By Barbara Harrington
Two children have died as a result of a fire at their Aberdeen home Feb. 22. According to Monroe County coroner Alan Gurley, Caliyha Brown, 17 months, died on Thursday morning and her sister, Caleasha Brown, 4, died at Doctor’s Hospital in Augusta, Georgia, at 4:50 p.m. on Saturday.
Aberdeen Police Chief Walter Sykes said that about 7:46 a.m. that day, the Aberdeen Police Department responded to a call on Short Street. He said a neighbor had heard an explosion and called 911.
Aberdeen Fire Chief Frank Gladney said Cassandra Armstrong, the mother, had been using gasoline as a cleaning agent inside the house. Gladney said the bathtub had gasoline in it and there was also some in a plastic jug in the bathroom. The gasoline, Gladney said, was to be used to kill lice on some clothes and then the family members were going to bathe in it. When hot water was being run, Gladney said, the hot water heater kicked on and ignited the fumes which had circulated through the house, causing an explosion and flashover.
Gladney said Armstrong and her three children were all in the bathroom area when the explosion occurred.
“If it had been another five minutes before the hot water came on, there would have been so much fumes in the house it would have blown apart,” Gladney said. According to him Armstrong had poured one-and-a-half gallons of gasoline into the bathtub.
“It was an accident,” Gladney said. “The gas she had in the bathroom traveled to the hot water heater, fumes ignited it and caused a flashover.”
According to Susan Grimes, community education director at Pioneer Hospital, at 7:28 a.m. EmergyStat responded to the 911 call for a house fire. “It is protocol for ambulance response at any house fire,” she said.
All four victims were immediately transported in one ambulance to Pioneer, knowing that it was critical they get help immediately. Upon arrival at Pioneer, Dr. Vincent Barker and Curry Justice, RN, along with EmergyStat director Tracey Burns and staff member Celeste Burns, began triage. Dr. Kevin Hayes, emergency director, and Lisa Cooper, nurse practitioner, were en route to the hospital.
At approximately 8:05 a.m., Dr. Hayes, Cooper and five additional emergency medical techs from EmergyStat arrived on the scene at Pioneer. Grimes said officers with the Aberdeen Police Department arrived to help with crowd control
“Tracey Burns and the medical staff began making contact to find an accepting hospital,” Grimes said. “Lisa Cooper had become acquainted with the Joseph M. Still Burn Center in Augusta, Ga., while working in Jackson. Contact was made at 8:30 a.m. and all four patients were accepted and transportation plans were under way.
Within 30 minutes, Grimes said, a private plane carrying Dr. Fred Mullins, Dr. Allen Smith and the physicians’ assistant left Atlanta, headed this way. Jocelyn Hills, a nurse practitioner with Still Burn Center, was conducting a trauma meeting in Tunica. With the first call at 8:30 a.m., she was dispatched to get to Aberdeen as soon as possible. She arrived at approximately 9:50 a.m.
Simultaneously, Grimes said, Lear jets were summoned from Augusta and Atlanta, Ga., and Lafayette, La., to transport the patients. Each flight team consisted of a paramedic and RN to guard the patients during the flight to Augusta.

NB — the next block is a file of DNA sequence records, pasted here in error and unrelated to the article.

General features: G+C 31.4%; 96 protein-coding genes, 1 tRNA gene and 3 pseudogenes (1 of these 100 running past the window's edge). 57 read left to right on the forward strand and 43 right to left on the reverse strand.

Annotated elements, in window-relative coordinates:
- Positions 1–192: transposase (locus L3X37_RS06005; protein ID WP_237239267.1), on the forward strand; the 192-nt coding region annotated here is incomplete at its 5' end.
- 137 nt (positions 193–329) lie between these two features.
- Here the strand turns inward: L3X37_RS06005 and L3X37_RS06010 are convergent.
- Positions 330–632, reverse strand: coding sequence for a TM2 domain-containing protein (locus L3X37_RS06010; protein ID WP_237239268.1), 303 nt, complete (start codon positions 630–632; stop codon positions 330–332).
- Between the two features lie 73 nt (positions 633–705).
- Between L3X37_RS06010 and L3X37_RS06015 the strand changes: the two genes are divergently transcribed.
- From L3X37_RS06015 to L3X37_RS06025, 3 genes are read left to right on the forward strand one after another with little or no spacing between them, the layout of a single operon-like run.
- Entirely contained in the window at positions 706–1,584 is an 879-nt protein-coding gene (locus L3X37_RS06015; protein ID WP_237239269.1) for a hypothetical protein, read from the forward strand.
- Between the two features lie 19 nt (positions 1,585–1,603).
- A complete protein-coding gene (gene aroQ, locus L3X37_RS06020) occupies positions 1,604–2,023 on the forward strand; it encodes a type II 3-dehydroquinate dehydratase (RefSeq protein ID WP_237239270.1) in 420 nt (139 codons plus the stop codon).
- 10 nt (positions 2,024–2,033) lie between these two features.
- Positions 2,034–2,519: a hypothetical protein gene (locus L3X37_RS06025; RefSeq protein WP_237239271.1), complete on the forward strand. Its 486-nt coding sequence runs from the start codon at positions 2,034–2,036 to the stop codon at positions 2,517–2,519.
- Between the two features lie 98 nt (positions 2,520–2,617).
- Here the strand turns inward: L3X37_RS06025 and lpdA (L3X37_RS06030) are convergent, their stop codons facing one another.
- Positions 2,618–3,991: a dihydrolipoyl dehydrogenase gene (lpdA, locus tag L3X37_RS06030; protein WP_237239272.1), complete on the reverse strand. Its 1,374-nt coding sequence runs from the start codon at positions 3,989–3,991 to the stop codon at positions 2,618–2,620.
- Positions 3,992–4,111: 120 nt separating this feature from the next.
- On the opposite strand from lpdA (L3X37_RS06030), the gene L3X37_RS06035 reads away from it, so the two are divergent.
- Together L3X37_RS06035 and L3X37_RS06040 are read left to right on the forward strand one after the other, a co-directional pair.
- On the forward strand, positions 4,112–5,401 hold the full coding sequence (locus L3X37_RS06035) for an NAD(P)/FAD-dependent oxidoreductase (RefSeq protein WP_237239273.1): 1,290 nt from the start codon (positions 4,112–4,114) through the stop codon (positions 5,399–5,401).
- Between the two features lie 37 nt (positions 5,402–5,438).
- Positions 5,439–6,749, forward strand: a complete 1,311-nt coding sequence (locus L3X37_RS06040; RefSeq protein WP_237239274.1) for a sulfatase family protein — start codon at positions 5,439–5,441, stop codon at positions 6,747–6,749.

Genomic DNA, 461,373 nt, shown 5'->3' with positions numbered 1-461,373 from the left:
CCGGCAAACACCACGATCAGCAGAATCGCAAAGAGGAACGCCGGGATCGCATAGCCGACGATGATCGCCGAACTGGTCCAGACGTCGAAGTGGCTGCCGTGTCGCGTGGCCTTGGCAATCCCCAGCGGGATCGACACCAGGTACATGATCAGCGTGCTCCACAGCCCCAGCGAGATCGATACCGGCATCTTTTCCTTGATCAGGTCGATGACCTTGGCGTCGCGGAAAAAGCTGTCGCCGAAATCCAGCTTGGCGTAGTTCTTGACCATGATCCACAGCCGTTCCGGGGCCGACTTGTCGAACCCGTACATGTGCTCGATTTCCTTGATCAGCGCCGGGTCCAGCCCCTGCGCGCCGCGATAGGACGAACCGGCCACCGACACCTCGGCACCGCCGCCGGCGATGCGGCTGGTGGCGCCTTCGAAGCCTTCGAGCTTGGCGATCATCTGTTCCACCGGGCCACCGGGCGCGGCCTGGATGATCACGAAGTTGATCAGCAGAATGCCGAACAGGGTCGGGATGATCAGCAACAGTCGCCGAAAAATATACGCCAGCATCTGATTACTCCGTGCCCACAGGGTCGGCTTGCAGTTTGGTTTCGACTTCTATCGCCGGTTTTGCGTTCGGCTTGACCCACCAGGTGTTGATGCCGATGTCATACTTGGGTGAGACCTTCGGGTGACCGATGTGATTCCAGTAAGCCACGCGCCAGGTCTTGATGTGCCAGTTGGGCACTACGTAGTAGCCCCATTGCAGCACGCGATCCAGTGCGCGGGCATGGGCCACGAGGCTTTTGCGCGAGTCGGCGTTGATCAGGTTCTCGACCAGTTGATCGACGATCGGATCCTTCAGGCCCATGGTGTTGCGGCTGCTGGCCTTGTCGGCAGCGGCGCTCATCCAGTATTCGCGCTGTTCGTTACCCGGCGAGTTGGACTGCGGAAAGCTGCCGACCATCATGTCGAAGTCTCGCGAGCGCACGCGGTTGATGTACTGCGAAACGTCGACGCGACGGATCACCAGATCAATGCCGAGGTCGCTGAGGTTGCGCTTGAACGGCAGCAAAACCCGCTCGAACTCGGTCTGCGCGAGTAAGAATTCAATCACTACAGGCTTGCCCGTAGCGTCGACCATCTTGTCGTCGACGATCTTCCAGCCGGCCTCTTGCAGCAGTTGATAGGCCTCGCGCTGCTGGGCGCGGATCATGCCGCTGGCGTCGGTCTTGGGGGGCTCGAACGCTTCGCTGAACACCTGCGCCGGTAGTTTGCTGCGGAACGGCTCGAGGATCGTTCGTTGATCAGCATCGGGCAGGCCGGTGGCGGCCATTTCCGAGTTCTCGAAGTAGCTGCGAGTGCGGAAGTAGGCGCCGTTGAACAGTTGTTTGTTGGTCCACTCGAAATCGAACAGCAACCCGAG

The private jet carrying the burn team landed at GTR and the team arrived in Aberdeen around 12:25 p.m., transported by Cooper’s husband, who works with the Lowndes County Sheriff’s office. The first Lear jet landed in Tupelo and a North Mississippi Medical Center ambulance brought that crew to Pioneer. Weather was an issue that day. Within 20 minutes, the other two jets landed at the Monroe County Airport and those crews were transported by EmergyStat.
The children, 8, 4, and 17 months, were transported separately to Augusta, with the 8-year-old leaving first, at about 3 p.m. The other two left afterwards, with the baby going at 3:30 p.m. The mother, who was in stable condition, stayed at Pioneer until another jet arrived at 7 p.m. As of press time, the oldest daughter, Cailin, remained in critical condition.
“Our hearts go out to the families of this tragedy,” Grimes said. “Each of you will remain in our prayers. Our thanks go out to the many individuals and organizations who assisted Pioneer during this trying time. Our medical staff and employees truly performed to the highest level possible. I am proud to be associated with this institution.”
Since its renovation, the ER has security doors blocking the entrance of the triage area. Grimes said the family and friends, some 200 of them, were held in the ER waiting room, chapel, outpatient waiting room and cafeteria.
“It was a real difficult situation to be in,” said Dr. Barker, “in a small community hospital. There was excellent response, though, from the staff.”
Dr. Hayes said, “All the burns were severe, the worst I’ve ever seen. I worked in the ER in New Orleans and these are the worst I’ve seen. It’s twice as bad when they’re pediatric patients.”
They were really impressed with the response from the Still Burn Center. “I’ve never experienced anything like that,” Hayes said.
Gladney stresses to the community the dangers of storing gasoline in the house. He said vapors from the gas had moved all over the house, and there was sheetrock blown from the wall in the bathroom and a window blown out in another room.